School district spending cuts don’t have to reduce student learning as long as we finally leverage technology in the classroom. I think school districts will finally be forced to blow up the current staffing model due to budget shortfalls and finally use computers in the classroom to provide truly differentiated instruction.

Thursday, October 22, 2009

Virtual Charter Schools Held Back

NACSA held a pretty good conference here in Utah this week. A lot of talk about holding charter schools accountable including how to replicated great charter schools and close the weak. Virtual charters were a large part of the discussion since charter authorizers have to figure out ways to ensure that they can manage the growth in online learning.

That lead to some revelations on the insanity that in US charter laws. The first that obviously affects ABCTE teachers is that in some states there are requirements that all virtual teachers be state certified – sometimes at a higher percentage than in brick and mortar schools. The second is that seat time takes precedence over subject matter mastery for students.

Both are ridiculous. Online learning is supposed to fully leverage great talent regardless of geographic location. If a great physics teacher in Pennsylvania is available to inspire future scientists in Utah – they shouldn’t have to jump through hoops in all 50 states to become a teacher.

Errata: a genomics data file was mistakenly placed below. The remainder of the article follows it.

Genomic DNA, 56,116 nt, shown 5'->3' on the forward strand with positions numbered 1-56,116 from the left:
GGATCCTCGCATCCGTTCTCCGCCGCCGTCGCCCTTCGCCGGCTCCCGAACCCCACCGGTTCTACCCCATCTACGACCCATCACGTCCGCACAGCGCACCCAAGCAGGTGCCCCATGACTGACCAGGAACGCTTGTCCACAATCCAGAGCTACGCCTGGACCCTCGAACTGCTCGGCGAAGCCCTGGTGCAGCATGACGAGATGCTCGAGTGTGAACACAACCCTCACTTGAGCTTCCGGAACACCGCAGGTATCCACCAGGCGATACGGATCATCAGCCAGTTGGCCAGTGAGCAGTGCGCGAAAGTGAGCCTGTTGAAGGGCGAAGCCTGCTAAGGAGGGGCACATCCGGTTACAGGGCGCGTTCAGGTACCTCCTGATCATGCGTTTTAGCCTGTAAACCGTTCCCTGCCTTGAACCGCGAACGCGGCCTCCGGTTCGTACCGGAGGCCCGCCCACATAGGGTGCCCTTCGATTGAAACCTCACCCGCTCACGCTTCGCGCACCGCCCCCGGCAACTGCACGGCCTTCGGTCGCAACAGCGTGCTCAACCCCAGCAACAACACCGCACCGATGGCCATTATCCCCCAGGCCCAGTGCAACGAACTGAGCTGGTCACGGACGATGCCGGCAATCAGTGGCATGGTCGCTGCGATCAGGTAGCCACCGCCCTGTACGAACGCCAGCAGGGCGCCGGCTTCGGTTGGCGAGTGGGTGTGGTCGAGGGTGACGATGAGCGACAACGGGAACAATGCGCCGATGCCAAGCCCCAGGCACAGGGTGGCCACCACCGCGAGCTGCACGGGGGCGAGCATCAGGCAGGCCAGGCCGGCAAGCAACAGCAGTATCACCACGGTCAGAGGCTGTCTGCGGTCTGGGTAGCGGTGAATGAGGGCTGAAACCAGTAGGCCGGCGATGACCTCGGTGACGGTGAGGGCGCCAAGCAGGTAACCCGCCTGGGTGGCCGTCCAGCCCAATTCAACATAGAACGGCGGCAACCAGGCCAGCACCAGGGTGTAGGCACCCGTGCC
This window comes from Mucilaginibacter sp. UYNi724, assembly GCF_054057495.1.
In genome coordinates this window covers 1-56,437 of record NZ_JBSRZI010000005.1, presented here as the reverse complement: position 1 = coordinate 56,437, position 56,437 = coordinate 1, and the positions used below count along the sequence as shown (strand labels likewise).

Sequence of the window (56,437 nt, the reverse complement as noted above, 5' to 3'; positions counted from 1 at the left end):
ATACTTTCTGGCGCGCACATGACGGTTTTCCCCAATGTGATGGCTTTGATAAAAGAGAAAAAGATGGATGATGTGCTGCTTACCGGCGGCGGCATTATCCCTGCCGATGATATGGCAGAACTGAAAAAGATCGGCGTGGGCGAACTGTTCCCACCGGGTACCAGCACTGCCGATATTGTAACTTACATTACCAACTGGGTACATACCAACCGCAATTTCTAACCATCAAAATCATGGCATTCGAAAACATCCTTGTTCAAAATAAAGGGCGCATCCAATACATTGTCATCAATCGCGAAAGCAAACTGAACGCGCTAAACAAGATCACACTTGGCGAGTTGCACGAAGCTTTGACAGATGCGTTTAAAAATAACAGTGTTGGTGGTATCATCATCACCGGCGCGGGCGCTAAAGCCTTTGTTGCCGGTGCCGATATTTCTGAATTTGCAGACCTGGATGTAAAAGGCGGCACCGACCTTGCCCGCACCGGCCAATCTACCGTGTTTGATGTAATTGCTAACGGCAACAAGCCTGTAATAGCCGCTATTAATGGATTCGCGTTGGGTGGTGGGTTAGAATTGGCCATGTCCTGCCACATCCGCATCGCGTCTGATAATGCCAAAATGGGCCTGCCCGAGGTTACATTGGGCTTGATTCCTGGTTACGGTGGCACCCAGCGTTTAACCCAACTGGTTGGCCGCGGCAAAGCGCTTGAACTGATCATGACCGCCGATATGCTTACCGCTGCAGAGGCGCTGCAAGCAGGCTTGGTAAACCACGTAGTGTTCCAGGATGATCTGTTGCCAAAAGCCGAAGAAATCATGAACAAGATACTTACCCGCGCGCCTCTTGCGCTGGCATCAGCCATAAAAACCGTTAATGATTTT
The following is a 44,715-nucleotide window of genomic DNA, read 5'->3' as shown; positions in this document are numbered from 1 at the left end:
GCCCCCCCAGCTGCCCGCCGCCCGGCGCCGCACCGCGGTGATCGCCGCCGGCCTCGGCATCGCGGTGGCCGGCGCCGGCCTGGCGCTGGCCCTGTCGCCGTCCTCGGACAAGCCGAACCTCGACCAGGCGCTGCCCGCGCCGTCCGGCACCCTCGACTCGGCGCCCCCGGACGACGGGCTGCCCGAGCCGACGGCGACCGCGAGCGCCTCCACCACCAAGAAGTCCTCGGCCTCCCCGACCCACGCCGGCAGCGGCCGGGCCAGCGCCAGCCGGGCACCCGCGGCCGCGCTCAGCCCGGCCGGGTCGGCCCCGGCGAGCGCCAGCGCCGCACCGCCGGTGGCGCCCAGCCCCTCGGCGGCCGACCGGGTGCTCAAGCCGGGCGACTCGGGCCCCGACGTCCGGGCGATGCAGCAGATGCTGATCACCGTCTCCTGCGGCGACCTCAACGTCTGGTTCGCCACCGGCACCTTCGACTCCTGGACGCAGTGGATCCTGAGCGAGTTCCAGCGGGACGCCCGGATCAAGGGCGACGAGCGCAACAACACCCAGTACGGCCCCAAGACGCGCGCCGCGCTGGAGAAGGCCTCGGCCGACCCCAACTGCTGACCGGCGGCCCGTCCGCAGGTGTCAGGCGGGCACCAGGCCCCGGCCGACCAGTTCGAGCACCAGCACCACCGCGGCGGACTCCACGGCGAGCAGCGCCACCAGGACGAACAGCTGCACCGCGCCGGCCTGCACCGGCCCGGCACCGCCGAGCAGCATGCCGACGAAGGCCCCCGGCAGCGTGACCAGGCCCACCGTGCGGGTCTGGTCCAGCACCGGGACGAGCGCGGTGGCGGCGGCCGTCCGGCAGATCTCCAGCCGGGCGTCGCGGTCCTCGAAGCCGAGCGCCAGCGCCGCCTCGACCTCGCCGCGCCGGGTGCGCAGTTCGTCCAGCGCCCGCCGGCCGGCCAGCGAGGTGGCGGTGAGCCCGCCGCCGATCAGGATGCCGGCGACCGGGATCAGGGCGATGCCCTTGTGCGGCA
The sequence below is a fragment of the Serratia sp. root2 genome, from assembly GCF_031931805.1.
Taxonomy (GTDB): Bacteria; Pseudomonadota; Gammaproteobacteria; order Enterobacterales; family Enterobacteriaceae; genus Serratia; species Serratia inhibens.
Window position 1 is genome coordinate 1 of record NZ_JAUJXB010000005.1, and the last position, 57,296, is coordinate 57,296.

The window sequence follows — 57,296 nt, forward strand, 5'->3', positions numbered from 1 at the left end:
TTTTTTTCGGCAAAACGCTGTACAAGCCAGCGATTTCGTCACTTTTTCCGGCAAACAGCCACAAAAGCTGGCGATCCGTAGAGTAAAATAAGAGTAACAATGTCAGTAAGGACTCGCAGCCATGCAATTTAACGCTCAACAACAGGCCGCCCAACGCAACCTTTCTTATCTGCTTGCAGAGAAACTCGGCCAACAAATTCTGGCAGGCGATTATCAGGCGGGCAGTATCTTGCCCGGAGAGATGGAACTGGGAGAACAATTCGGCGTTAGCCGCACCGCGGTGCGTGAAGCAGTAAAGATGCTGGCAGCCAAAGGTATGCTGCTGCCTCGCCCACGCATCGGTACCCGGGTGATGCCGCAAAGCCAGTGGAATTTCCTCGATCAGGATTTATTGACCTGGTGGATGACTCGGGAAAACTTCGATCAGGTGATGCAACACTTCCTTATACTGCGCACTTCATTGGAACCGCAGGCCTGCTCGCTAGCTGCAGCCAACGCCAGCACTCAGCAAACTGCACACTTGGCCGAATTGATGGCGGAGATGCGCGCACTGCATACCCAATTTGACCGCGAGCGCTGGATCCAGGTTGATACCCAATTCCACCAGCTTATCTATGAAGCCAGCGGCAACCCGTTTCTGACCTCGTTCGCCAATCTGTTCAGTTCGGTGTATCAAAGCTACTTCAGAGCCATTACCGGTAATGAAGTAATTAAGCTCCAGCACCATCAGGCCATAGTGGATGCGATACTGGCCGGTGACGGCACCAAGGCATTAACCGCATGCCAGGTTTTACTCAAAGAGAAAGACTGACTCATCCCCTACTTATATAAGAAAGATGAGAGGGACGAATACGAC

The real beauty of online learning is truly differentiated instruction. But in our system, if the student masters algebra in 3 months, they don’t get credit unless they sit in front an algebra course for 180 days.

Our laws need to help technology work to increase learning – not hold it back so that the adults can feel better.

Monday, October 19, 2009

Digital Texts

Having paid way too much for college text books for my daughters, I appreciate the fact that the economy is driving more schools to use digital texts. In this Washington Post article on digital textbooks, it points out that California is moving that way but meeting some resistence.

How can their be resistence when so many students are digital savvy and the current cost is so high? It is the publishers with a $7 billioni industry trying to protect their livelihoods.

In Liberating Learning the authors say that digital content will be offered for free and it is the support materials that will make publishers money. I don't think it will ever be free, but the price will come down and the support materials will be much more important.

Wednesday, October 14, 2009

Florida Virtual Schools - Innosight

Another great summary by Innosight on the Florida Virtual Schools. Last year they had over 154,000 students in online learning in Florida. Having seen Gov. Jeb Bush at the Excellence in Education conference last week talk about how well Florida is doing in closing the achievement gap through all reforms, you can't help but realize that online learning has been a part of this.